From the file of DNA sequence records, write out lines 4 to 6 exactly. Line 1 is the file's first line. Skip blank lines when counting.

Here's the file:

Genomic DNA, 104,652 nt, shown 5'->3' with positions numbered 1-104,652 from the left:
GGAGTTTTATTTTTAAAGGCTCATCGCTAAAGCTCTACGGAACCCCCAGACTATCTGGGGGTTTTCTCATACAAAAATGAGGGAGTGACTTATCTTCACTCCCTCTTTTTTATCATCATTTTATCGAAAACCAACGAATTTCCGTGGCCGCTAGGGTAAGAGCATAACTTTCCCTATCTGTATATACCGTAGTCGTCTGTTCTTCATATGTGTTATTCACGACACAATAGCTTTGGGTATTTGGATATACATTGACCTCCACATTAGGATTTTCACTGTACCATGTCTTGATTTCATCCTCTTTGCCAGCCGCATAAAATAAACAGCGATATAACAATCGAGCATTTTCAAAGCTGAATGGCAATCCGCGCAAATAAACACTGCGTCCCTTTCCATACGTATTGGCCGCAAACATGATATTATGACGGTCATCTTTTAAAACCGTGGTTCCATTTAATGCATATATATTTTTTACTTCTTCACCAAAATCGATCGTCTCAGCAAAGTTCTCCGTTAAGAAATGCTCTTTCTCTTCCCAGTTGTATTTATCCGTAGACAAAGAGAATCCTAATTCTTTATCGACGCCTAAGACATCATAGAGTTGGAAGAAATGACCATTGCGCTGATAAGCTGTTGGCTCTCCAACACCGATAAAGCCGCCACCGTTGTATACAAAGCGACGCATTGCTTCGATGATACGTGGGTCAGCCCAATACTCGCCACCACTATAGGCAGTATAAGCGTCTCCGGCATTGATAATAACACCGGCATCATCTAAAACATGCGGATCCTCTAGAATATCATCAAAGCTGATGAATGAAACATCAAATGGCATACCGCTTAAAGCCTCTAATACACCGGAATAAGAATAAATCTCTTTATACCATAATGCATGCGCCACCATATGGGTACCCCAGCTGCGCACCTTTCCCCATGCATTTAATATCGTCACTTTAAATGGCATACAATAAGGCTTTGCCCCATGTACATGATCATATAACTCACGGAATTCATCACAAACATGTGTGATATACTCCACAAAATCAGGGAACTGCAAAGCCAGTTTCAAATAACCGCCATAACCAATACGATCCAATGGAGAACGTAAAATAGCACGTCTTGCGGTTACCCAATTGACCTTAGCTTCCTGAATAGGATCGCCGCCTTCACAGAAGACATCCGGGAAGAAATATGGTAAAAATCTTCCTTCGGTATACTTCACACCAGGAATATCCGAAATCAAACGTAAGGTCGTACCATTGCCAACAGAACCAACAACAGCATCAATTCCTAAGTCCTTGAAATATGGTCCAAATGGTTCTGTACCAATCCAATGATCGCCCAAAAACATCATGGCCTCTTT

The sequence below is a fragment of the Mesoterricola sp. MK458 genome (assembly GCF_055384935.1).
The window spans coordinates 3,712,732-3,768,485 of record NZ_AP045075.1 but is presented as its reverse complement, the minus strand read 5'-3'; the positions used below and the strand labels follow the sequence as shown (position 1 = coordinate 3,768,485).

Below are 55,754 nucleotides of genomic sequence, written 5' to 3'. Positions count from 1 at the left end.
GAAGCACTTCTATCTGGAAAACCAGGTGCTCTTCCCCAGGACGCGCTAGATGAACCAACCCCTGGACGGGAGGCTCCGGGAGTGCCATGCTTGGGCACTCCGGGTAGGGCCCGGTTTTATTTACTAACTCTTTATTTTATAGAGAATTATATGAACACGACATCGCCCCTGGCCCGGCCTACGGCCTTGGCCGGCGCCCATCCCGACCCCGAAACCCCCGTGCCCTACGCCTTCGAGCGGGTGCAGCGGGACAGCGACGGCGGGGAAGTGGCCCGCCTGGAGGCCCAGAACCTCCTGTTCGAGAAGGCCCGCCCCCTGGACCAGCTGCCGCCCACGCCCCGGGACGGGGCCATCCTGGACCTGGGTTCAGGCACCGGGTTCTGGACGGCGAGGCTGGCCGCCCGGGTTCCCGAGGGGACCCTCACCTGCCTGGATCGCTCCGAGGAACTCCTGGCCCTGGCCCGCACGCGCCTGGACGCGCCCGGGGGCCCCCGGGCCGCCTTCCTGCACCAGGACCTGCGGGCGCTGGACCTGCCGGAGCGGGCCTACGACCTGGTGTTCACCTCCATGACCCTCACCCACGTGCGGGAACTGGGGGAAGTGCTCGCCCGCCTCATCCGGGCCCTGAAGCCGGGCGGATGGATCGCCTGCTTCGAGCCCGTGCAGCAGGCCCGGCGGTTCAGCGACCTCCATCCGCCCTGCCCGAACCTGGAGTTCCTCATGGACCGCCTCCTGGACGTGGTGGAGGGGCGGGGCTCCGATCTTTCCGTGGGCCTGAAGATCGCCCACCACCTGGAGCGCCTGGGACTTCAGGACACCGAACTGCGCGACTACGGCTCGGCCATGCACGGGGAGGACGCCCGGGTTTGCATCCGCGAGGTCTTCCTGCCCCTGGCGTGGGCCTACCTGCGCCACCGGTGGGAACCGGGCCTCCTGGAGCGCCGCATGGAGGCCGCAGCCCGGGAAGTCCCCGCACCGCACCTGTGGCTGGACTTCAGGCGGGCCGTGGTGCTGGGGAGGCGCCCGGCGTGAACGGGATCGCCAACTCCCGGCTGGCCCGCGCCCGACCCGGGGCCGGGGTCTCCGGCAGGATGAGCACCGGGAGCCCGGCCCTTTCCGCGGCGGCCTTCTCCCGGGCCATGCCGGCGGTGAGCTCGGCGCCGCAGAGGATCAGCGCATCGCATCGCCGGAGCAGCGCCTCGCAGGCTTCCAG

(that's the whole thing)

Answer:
The window spans coordinates 3,712,732-3,768,485 of record NZ_AP045075.1 but is presented as its reverse complement, the minus strand read 5'-3'; the positions used below and the strand labels follow the sequence as shown (position 1 = coordinate 3,768,485).

Below are 55,754 nucleotides of genomic sequence, written 5' to 3'. Positions count from 1 at the left end.
GAAGCACTTCTATCTGGAAAACCAGGTGCTCTTCCCCAGGACGCGCTAGATGAACCAACCCCTGGACGGGAGGCTCCGGGAGTGCCATGCTTGGGCACTCCGGGTAGGGCCCGGTTTTATTTACTAACTCTTTATTTTATAGAGAATTATATGAACACGACATCGCCCCTGGCCCGGCCTACGGCCTTGGCCGGCGCCCATCCCGACCCCGAAACCCCCGTGCCCTACGCCTTCGAGCGGGTGCAGCGGGACAGCGACGGCGGGGAAGTGGCCCGCCTGGAGGCCCAGAACCTCCTGTTCGAGAAGGCCCGCCCCCTGGACCAGCTGCCGCCCACGCCCCGGGACGGGGCCATCCTGGACCTGGGTTCAGGCACCGGGTTCTGGACGGCGAGGCTGGCCGCCCGGGTTCCCGAGGGGACCCTCACCTGCCTGGATCGCTCCGAGGAACTCCTGGCCCTGGCCCGCACGCGCCTGGACGCGCCCGGGGGCCCCCGGGCCGCCTTCCTGCACCAGGACCTGCGGGCGCTGGACCTGCCGGAGCGGGCCTACGACCTGGTGTTCACCTCCATGACCCTCACCCACGTGCGGGAACTGGGGGAAGTGCTCGCCCGCCTCATCCGGGCCCTGAAGCCGGGCGGATGGATCGCCTGCTTCGAGCCCGTGCAGCAGGCCCGGCGGTTCAGCGACCTCCATCCGCCCTGCCCGAACCTGGAGTTCCTCATGGACCGCCTCCTGGACGTGGTGGAGGGGCGGGGCTCCGATCTTTCCGTGGGCCTGAAGATCGCCCACCACCTGGAGCGCCTGGGACTTCAGGACACCGAACTGCGCGACTACGGCTCGGCCATGCACGGGGAGGACGCCCGGGTTTGCATCCGCGAGGTCTTCCTGCCCCTGGCGTGGGCCTACCTGCGCCACCGGTGGGAACCGGGCCTCCTGGAGCGCCGCATGGAGGCCGCAGCCCGGGAAGTCCCCGCACCGCACCTGTGGCTGGACTTCAGGCGGGCCGTGGTGCTGGGGAGGCGCCCGGCGTGAACGGGATCGCCAACTCCCGGCTGGCCCGCGCCCGACCCGGGGCCGGGGTCTCCGGCAGGATGAGCACCGGGAGCCCGGCCCTTTCCGCGGCGGCCTTCTCCCGGGCCATGCCGGCGGTGAGCTCGGCGCCGCAGAGGATCAGCGCATCGCATCGCCGGAGCAGCGCCTCGCAGGCTTCCAG